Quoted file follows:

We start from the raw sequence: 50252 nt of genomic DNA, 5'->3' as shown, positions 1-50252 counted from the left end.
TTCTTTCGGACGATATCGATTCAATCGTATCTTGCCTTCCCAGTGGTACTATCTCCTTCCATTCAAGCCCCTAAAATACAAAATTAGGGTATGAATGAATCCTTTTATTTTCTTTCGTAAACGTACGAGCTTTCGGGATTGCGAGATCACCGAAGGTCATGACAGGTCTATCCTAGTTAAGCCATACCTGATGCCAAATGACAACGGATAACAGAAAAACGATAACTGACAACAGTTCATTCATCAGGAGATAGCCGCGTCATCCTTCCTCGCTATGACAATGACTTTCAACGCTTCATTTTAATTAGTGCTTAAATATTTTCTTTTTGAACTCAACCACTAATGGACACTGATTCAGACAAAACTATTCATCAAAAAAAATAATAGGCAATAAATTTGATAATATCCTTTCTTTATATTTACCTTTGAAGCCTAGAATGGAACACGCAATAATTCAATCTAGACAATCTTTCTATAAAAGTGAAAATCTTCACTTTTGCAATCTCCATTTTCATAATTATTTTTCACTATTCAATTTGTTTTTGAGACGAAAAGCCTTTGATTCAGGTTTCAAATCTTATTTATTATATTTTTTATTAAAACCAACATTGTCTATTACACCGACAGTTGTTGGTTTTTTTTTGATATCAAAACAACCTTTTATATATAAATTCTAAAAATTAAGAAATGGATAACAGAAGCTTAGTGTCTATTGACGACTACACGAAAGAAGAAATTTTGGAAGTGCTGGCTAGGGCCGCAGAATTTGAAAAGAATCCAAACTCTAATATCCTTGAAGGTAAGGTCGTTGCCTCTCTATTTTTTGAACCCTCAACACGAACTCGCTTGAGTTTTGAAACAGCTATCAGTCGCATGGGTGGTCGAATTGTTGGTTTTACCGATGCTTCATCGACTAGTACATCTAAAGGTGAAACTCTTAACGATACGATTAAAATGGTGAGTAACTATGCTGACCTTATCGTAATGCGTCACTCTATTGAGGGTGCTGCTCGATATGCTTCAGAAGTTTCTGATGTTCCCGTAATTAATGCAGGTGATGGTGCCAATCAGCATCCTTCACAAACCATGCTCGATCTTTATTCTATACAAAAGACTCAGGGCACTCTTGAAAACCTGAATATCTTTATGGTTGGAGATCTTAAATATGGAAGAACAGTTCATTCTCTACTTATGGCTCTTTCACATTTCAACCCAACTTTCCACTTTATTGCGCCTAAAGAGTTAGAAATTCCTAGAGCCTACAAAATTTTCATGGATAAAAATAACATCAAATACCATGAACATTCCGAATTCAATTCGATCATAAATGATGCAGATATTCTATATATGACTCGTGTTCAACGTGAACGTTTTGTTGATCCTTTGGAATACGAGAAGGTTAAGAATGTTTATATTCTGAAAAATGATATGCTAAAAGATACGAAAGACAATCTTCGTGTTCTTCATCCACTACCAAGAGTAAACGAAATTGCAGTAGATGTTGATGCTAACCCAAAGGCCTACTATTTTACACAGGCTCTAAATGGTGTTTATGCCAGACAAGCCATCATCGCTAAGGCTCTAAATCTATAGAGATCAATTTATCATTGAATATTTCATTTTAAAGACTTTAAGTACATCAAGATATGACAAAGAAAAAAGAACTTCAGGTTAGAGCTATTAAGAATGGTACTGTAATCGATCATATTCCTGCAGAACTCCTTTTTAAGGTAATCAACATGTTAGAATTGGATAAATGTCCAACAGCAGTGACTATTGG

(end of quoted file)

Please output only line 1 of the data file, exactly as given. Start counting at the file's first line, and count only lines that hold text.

We start from the raw sequence: 50252 nt of genomic DNA, 5'->3' as shown, positions 1-50252 counted from the left end.